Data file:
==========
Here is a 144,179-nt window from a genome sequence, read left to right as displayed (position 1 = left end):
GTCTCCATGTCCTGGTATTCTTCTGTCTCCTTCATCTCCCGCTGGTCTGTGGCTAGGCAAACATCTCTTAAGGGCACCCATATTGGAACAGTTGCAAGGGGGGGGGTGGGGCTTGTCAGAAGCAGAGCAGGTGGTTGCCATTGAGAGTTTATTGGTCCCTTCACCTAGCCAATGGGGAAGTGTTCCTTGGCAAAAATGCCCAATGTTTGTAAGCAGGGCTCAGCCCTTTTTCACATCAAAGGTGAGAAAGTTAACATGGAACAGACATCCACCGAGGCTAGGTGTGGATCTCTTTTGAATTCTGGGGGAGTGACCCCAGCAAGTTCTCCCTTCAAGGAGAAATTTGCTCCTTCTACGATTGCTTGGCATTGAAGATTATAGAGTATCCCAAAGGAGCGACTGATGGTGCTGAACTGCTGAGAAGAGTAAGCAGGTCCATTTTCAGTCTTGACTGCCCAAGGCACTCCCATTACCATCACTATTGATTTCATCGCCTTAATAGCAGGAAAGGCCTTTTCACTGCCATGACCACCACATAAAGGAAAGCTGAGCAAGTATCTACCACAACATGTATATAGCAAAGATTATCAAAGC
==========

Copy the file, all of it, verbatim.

Here is a 144,179-nt window from a genome sequence, read left to right as displayed (position 1 = left end):
GTCTCCATGTCCTGGTATTCTTCTGTCTCCTTCATCTCCCGCTGGTCTGTGGCTAGGCAAACATCTCTTAAGGGCACCCATATTGGAACAGTTGCAAGGGGGGGGGTGGGGCTTGTCAGAAGCAGAGCAGGTGGTTGCCATTGAGAGTTTATTGGTCCCTTCACCTAGCCAATGGGGAAGTGTTCCTTGGCAAAAATGCCCAATGTTTGTAAGCAGGGCTCAGCCCTTTTTCACATCAAAGGTGAGAAAGTTAACATGGAACAGACATCCACCGAGGCTAGGTGTGGATCTCTTTTGAATTCTGGGGGAGTGACCCCAGCAAGTTCTCCCTTCAAGGAGAAATTTGCTCCTTCTACGATTGCTTGGCATTGAAGATTATAGAGTATCCCAAAGGAGCGACTGATGGTGCTGAACTGCTGAGAAGAGTAAGCAGGTCCATTTTCAGTCTTGACTGCCCAAGGCACTCCCATTACCATCACTATTGATTTCATCGCCTTAATAGCAGGAAAGGCCTTTTCACTGCCATGACCACCACATAAAGGAAAGCTGAGCAAGTATCTACCACAACATGTATATAGCAAAGATTATCAAAGC